President Trump’s State of the Union message to the Iranian people was clear. Referring to his predecessor’s lack of response to the previous 2009 protest movement, he said, "When the people of Iran rose up against crimes of their corrupt dictatorship, I did not stay silent." He added, "America stands with the people of Iran in their courageous struggle for freedom."
So how did that "corrupt dictatorship" come to power in the first place? Let’s briefly review some history dating back to the early 1940s before that regime came into power which can shed some light on this shadowy matter. That was a time when Mohammad Reza Shah Pahlavi ruled Iran as a constitutional monarchy until he was forced by the Carter administration to abdicate in 1979.
Whereas the Shah of Iran had been recognized as a staunch pro-West, anti-communist Cold War ally, he fell out of favor with American, British, and French government leaders when he tied his country’s oil pricing policies to international market prices for 20 commodities. This had followed the expiration of a 30-year contract with the Brits in 1978 which had previously given them preferable pricing concessions. Oil prices exploded as a result.
Using oil-generated wealth, the Shah modernized his nation. His government established advanced postal services, libraries, colleges, and universities; built rural roads and highways, and electrical power installations; and constructed dams to irrigate arid land, making the country 90 percent self-sufficient in food production. By his last year in power, the average Iranian income had soared to $2,540, compared with $165 — 25 years earlier. The country had achieved full employment, and the national currency was stable without inflation.
The Shah favored peace with Israel, and his modern air force and powerful army served as a main barrier to Soviet ambitions and stabilizing force in the volatile Mideast. Nevertheless, fierce Carter administration pressure mounted for him to abdicate.
Meanwhile, Islamic fundamentalists who resented his progressive pro-western views, in concert with Soviet-sponsored communists, deployed a massive campaign against the Shah. In December of 1978, anti-Shah opposition forces symbolically led by Ayatollah Ruhollah Khomeini, a minor cleric favored by Western leaders, took to the streets of Tehran. The ayatollah had been exiled for remarks leading to violence and rioting over the Shah’s woman’s rights and land reforms during the 1960s.
Upon returning from exile in Iraq on Oct. 4, 1978, the ayatollah was set up in a lavish French chateau surrounded by security protectors from the CIA, M16, and even the KGB.
Favorably biased Western interviews, including the Voice of America, major U.S. networks, and the BBC, became virtual voices of the 1978-1979 revolution. Khomeini’s inflammatory speeches and revolutionary songs were aired on Iranian radio.
As Mohamad Reza Shah Pahlavi later reflected in writing, "You cannot imagine the pressure the Americans were putting on me, and in the end it became an order [to leave] . . . How could I stand alone against Henry Precht [the Carter administration State Department director for Iran] and the entire [Cyrus Vance] State Department?"
Joanne King Herring, the real-life heroine portrayed by actress Julia Roberts in the movie "Charlie Wilson’s War" in support of anti-Soviet Afghanistan freedom fighters, was told about a major humanitarian influence upon the Shah’s decision.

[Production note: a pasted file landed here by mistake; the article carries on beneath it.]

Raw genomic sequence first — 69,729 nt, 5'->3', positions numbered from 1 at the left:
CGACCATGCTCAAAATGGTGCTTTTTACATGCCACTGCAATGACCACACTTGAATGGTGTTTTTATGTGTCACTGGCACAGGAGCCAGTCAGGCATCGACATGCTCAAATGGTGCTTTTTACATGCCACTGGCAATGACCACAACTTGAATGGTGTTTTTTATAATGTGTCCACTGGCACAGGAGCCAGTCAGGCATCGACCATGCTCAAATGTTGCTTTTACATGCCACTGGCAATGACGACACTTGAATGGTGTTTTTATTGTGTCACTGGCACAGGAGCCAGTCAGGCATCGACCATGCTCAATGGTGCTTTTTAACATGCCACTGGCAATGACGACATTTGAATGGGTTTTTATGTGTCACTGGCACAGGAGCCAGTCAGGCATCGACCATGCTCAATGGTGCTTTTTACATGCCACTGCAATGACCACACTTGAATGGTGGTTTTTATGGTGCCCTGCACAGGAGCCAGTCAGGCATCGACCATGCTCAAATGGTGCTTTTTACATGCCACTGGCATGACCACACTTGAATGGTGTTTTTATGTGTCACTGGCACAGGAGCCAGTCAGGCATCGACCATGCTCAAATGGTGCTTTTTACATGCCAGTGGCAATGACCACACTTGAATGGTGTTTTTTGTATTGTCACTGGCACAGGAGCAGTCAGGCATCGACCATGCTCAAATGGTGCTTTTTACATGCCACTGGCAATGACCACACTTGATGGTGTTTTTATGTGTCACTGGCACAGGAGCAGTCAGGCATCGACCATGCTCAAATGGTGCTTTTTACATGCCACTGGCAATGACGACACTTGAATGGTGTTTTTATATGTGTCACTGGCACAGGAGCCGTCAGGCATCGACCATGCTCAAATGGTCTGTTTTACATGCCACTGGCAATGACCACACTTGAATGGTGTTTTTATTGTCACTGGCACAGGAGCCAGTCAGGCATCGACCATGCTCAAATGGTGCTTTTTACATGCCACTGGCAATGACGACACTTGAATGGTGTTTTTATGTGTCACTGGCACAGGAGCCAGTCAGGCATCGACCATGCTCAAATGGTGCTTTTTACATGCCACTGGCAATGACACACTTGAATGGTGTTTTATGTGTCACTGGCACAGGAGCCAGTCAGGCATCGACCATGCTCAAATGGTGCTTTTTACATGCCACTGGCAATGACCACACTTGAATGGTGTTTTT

Secretary of State Henry Kissinger, together with Iran’s U.S. Ambassador Ardeshir Zahedi secretly advised the Shah to "stand firm and stop the revolution." They were confident that the country’s strong economy and general success would influence the population to ignore outside sources responsible for fueling and funding the unrest.
The Shah asked, "if I do stand firm, how many of my people will be killed?" They replied, "all revolutions are dangerous, and people will be killed." Concerned about those lives, he said, "I can’t do that to my people." He then left Iran, and as a result, thousands died at the hands of the new regime.
The Ayatollah Khomeini had repeatedly promised that his replacement regime would view the U.S. as a friend, and would sell oil much cheaper to all countries except for Israel and South Africa. In return, the Carter administration reportedly provided $500 million to the Muslim Brotherhood freedom fighters (who became the Taliban and al Qaida).
Carter’s support for the ascendance of the Ayatollah Ruhollah Khomeini regime was unceremoniously rewarded by a humiliating U.S. Embassy assault which held 52 diplomats and civilians hostage for 444 days. The ayatollah proudly bragged about how "Iran had defeated the Great Satan," and that "America can’t do a damn thing." Masoumeh Ebtekar, the spokesperson for the U.S. Embassy takeover, is now the vice president of Rouhani’s cabinet.
Those hostages were released immediately following the election of a new U.S. President Ronald Reagan. During his presidential debate with Carter, Reagan observed, "The Shah of Iran was our best ally." President Reagan was proven right.
Larry Bell is an endowed professor of space architecture at the University of Houston where he founded the Sasakawa International Center for Space Architecture (SICSA) and the graduate program in space architecture. He is the author of "Scared Witless: Prophets and Profits of Climate Doom" (2015) and "Climate of Corruption: Politics and Power Behind the Global Warming Hoax" (2012). He is currently working on a new book with Buzz Aldrin, "Beyond Footprints and Flagpoles." Read more of his reports — Click Here Now.
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